Alemayehu alleges bankers act as intermediaries in informal dealings in exchange for a margin. He accuses some in the industry of buying forex to shield themselves from inflation.

The forex shortage is as much a worry for importers as it is for banks. Over the last few years, the crippling forex crunch has been their most pressing problem. Those in manufacturing, agriculture, and construction have not been spared either. The federal government and regulators at the central bank have attempted to address the issues, but little has come from the efforts.

A directive issued by the central bank a year ago introduced a hierarchy for allocating foreign currency to businesses. Pharmaceuticals, inputs for edible oil plants, and petroleum products comprised the top category. Agriculture and manufacturing follow, with capital goods and motor oil in the final category.

Owned by Chinese investors, Sansheng Pharmaceutical Plc began operations four years ago in Dukem Eastern Industrial Zone after erecting a plant on a 160,000sqm plot. It employed 350 workers until recently. The workers, barring management members, were on leave three months ago. The factory could not operate due to currency shortages.

"Workers are still on leave," said Yared Hirpo, deputy general manager. "The issue hasn't been addressed yet."

Sansheng imports raw materials primarily from China and India to produce up to five billion tablets and capsules and 10 million doses of infusion drugs annually. It requires up to seven million dollars a year to keep production uninterrupted.

Manufacturers like Sansheng have trouble accessing forex from commercial banks despite holding priority status from the central bank.

According to a senior manager at one of the oldest private banks, it is not unusual to see manufacturers with priority access to forex waiting for more than two years to open letters of credit.

Sansheng is still waiting to secure three million dollars in letters of credit from the CBE. A week ago, the company resumed operations temporarily after obtaining spare parts and raw materials that suffice for close to a month of production. Sansheng's overhead and payroll expenses add up to 20 million Br a month.

Like many others, it is almost challenging for the pharmaceutical industry to earn foreign currency through exports. International buyers are rare to come by.

The state-owned Ethiopian Pharmaceuticals Supply Agency is the largest buyer in the market. First established in 1947, the Agency distributes over 1,000 types of medicines and medical equipment to more than 5,000 public health institutions. Local manufacturers supply around 10pc of the Agency's demand. It spent 17 billion Br on imported pharmaceuticals last year.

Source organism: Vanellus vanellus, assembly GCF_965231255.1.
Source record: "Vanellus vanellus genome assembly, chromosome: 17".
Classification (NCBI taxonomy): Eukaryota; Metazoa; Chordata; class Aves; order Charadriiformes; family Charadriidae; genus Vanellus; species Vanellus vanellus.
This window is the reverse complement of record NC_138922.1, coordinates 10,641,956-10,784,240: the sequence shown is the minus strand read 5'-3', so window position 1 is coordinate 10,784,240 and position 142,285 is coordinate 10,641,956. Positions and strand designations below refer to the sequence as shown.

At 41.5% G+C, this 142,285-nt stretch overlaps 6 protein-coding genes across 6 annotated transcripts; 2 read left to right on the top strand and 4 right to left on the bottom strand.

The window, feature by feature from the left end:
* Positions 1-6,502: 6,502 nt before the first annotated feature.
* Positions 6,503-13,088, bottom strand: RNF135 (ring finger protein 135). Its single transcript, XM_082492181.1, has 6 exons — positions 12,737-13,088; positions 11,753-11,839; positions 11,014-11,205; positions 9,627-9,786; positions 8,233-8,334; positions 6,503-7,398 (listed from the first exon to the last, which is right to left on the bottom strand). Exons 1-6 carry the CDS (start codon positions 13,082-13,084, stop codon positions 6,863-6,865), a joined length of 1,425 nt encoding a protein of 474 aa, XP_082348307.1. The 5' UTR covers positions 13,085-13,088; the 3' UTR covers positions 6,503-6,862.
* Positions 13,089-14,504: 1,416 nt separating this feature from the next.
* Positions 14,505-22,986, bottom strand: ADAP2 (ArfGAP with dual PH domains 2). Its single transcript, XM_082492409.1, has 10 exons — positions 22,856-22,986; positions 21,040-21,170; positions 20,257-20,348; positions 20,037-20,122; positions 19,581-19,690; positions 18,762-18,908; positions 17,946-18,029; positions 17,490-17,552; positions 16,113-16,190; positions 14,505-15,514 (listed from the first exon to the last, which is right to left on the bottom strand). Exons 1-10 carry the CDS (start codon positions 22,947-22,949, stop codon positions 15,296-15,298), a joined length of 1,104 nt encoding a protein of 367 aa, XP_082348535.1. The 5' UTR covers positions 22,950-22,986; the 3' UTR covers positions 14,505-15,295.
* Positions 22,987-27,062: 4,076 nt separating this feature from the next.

Banks' lack of forex and long waiting lists have pushed importers to turn to parallel markets to meet their needs. They buy forex at higher costs, which they eventually compensate for by inflating the price of their imported goods. The practice is often pointed to as one of the causes of the high inflation imported into the domestic economy.

In contrast, exporters ship out commodities at lower prices than international rates to get their hands on foreign currency, which, more often than not, goes towards parallel import activities.

The government is no less exposed to the forex problem.

Foreign currency reserves are at their lowest in decades, sufficient to cover nearly one month of imports. It is a pressing issue for federal authorities whose attention and focus are gripped by an expensive civil war, declining external loans and grants and a widening budget deficit. From the beginning of the year, a central bank directive compelling exporters to surrender 70pc of their foreign currency earnings has not done much good. Neither have record-high export revenues of 4.1 billion dollars last year made much of a dent; especially when import bills ballooned to four times as much.

Experts observe that recently introduced franco valuta privileges have contributed to the increasing demand for forex. The Ministry of Finance allowed the import of wheat, sugar, baby formula, edible oil and rice through franco valuta a year ago. The central bank was mandated to approve the origin of the foreign currency for these imports.

In April this year, the Ministry announced that the Customs Commission could approve franco valuta imports. These have led to a surge in demand from importers, pushing parallel exchange rates up and flattening the authorities' hopes that the privileges would help tame inflation.

It is a grim situation, likely to grow even more alarming unless policymakers figure out a way to bridge the gap between official and parallel exchange rates. Alemayehu urged them to set higher official exchange rates to encourage formal remittances, and close the gap with the parallel market.

PUBLISHED ON Oct 01,2022 [ VOL 23 , NO 1170]